floor may need repairing. The procedure for this repair
is as follows:
Figure 2-17.Removing expand able plug from economizer
plug from turning, as you tighten the nut. As you
tighten the nut using an open-end wrench or a socket
wrench, the gaskets expand radially, as they are
The removal of an expandable plug is shown in
figure 2-17. Insert a socket wrench or an open-end
wrench through the handhole and remove the retainer
nut. Insert the economizer plug extractor and then
thread it onto the retainer. Place the handhole plate
binder in position over the extractor and the thread on
the handhole fitting nut. As you tighten the nut, the
plug pulls out.
What five items of information are generally
required on boiler tubes?
When tubes on a boiler drum or header made of
4-6 choromium steel are removed what method
of removal cannot be used?
When tubes are fitted, tubes up to 2-inch-outside
diameter should project how far into the drum or
Tubes 2 inches or larger should be belled
between what size range?
What should you do to a plugged boiler tube to
avoid pressure buildup in the tube when the
boiler is operating?
REPAIRING BOILER REFRACTORIES
Learning Objective: Recognize maintenance and
repair procedures for boiler refractories.
Furnaces are built with high-grade, fire-resistant
materials that take a lot of punishment. Sooner or later,
however, repairs become necessary. Furnace walls or
First, mix the mortar, using a Navy-recommended fire
clay or fire cement and fresh water. Do not add anything
else. Make the mortar rather thin and without lumps.
Inspect the bricks for flaws and evenness. Choose
the best edge for the furnace side. Dip the brick in fresh
water and allow the excess water to drip off.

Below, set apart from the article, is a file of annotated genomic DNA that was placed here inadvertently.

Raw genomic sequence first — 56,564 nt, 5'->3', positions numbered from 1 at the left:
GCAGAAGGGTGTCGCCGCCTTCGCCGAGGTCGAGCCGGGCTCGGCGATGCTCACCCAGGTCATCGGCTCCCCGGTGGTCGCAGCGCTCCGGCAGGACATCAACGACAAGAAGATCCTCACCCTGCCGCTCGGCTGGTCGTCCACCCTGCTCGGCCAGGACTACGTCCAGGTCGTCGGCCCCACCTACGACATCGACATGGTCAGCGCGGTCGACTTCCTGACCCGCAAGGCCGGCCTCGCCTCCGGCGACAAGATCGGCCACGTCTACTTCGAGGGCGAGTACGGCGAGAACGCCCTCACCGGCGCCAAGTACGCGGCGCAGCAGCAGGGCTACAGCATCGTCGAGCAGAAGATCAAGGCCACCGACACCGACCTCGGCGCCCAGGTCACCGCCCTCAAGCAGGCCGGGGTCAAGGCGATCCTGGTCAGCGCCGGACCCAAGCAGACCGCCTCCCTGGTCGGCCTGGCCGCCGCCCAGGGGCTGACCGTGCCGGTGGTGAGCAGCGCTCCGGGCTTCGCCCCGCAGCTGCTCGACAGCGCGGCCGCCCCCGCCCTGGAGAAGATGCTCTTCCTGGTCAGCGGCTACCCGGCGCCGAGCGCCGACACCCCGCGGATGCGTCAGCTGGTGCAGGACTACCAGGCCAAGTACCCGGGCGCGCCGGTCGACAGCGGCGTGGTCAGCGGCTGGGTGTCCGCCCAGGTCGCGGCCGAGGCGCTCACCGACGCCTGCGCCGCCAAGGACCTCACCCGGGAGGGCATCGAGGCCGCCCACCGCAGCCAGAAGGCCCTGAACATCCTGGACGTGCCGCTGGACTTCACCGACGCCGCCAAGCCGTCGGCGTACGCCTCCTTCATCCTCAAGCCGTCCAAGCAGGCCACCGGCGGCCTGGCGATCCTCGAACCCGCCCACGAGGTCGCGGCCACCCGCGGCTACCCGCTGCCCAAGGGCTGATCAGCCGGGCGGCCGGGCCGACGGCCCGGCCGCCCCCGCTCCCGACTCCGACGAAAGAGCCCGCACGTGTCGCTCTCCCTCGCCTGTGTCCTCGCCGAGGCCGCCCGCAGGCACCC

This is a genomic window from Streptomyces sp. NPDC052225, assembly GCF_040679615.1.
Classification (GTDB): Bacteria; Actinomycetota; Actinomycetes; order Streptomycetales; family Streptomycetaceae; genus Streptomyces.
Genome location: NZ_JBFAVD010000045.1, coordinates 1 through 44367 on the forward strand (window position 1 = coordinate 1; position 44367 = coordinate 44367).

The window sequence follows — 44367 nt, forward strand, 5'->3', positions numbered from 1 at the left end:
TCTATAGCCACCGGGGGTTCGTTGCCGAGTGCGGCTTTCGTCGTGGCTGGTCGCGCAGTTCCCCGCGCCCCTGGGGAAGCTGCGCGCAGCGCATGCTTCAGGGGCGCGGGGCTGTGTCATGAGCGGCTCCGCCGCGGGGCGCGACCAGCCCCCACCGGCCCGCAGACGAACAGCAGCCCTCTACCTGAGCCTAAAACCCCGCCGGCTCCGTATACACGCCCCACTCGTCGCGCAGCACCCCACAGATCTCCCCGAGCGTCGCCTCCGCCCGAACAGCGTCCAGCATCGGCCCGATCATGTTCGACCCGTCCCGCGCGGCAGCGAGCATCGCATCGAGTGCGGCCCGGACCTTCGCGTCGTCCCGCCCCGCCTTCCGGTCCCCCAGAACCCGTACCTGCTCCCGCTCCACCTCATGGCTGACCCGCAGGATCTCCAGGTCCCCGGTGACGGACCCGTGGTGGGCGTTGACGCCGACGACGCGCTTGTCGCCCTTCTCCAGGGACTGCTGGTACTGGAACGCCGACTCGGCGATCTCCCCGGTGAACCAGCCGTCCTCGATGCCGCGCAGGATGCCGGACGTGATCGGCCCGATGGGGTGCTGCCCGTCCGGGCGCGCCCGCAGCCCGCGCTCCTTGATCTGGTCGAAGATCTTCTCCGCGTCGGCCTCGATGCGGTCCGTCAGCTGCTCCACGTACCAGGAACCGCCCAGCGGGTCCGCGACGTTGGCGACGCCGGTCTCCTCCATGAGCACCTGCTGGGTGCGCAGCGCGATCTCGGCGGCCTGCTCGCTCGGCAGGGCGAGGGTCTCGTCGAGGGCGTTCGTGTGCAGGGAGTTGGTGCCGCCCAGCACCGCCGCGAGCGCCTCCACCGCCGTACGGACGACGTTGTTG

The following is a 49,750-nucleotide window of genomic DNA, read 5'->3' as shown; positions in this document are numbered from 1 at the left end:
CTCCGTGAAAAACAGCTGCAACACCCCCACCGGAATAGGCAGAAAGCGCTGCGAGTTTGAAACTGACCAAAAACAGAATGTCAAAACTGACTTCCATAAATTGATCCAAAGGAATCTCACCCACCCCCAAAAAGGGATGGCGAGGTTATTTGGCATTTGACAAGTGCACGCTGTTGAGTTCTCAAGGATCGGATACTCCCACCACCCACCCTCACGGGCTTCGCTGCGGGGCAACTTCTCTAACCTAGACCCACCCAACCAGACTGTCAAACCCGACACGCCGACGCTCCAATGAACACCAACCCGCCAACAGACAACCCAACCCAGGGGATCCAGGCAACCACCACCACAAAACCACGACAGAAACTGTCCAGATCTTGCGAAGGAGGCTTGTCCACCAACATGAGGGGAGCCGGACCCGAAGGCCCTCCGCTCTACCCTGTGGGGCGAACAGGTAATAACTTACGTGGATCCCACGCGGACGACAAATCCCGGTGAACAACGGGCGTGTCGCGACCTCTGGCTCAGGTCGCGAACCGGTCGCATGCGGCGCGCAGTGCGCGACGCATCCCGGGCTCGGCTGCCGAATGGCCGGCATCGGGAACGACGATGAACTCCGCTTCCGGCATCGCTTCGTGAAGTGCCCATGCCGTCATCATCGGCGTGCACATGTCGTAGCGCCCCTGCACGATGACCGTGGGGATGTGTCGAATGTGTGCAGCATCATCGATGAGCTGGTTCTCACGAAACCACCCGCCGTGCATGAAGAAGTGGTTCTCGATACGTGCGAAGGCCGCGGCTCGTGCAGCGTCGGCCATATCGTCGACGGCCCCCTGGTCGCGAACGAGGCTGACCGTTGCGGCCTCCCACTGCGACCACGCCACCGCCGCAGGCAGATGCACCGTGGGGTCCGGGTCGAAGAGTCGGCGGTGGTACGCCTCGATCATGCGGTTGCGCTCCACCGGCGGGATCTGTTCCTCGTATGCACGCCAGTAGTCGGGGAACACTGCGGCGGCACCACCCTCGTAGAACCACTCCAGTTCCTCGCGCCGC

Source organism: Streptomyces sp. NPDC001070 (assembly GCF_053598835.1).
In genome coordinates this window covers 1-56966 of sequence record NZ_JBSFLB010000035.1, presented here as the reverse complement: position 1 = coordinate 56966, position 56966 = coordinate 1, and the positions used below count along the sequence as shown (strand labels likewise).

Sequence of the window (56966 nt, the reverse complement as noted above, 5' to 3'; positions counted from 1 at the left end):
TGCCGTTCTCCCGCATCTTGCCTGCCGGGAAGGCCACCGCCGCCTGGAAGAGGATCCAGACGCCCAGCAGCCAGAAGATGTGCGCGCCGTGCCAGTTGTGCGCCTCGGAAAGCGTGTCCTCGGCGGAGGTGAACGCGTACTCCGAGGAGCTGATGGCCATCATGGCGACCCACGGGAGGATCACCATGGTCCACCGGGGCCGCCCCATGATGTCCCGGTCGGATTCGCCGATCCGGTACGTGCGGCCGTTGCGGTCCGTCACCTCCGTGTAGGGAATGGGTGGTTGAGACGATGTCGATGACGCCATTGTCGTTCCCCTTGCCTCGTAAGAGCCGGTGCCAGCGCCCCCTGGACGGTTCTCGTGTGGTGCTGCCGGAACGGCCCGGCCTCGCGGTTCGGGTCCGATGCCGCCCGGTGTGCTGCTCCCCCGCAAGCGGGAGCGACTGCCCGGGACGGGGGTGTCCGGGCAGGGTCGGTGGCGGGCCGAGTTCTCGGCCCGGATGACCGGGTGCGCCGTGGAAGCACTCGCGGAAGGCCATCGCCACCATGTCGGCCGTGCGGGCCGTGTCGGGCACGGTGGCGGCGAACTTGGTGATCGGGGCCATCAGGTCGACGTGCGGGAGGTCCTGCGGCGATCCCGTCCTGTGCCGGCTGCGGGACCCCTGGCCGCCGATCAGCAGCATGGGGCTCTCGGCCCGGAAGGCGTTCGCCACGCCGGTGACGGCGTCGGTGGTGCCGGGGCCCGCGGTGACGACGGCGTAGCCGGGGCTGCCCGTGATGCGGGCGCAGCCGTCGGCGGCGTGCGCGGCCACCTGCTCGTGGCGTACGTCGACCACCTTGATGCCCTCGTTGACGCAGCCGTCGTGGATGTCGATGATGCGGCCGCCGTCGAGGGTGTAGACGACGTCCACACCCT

Now, dip one end and side of the brick into the
mortar, using an edgewise motion to prevent air
bubbles from forming. Lift the brick from the mortar
and allow the excess mortar to drip off. Do not place
any mortar on the wall or brick with a trowel.-The
mortar sticking to the brick is all that is used.
If the mortar is too thick, you will not get the thin
joints that you want. The mortar should be a little
thinner than the usual wall plaster. You can feel the
proper thickness with your hand. Some mortar will
stick to your hand, as you lift it away from the mortar.
Add more clay or water as necessary, and stir the batch
often to keep the mortar at the desired consistency.
Place the brick quickly in position in the wall and
pound it in place with a wooden mallet until no mortar can
be forced out of the joints. With high-grade brick, joints
can be made less than one thirty-second of an inch thick.
Joints should never exceed one-sixteenth of an inch.
With a small trowel, fill in any unevenness in the
furnace side of the seam and bead over the joints, as
shown in figure 2-18. Be sure that no edges of the brick
are exposed. The wall should be laid up evenly and
smoothly. Any excess mortar that protrudes from the
joints should be smoothed off with a small trowel, so
the corners of the brick are protected.
Allow the wall to dry for about 12 hours with the
burner shutters open to allow circulation of air, which
permits the escape of some of the water added to the
mortar. As soon thereafter as practicable, light the
burner under the boiler and slowly bring the furnace up
to operating temperature to bond the mortar to the
Figure 2-18.Cementing brick.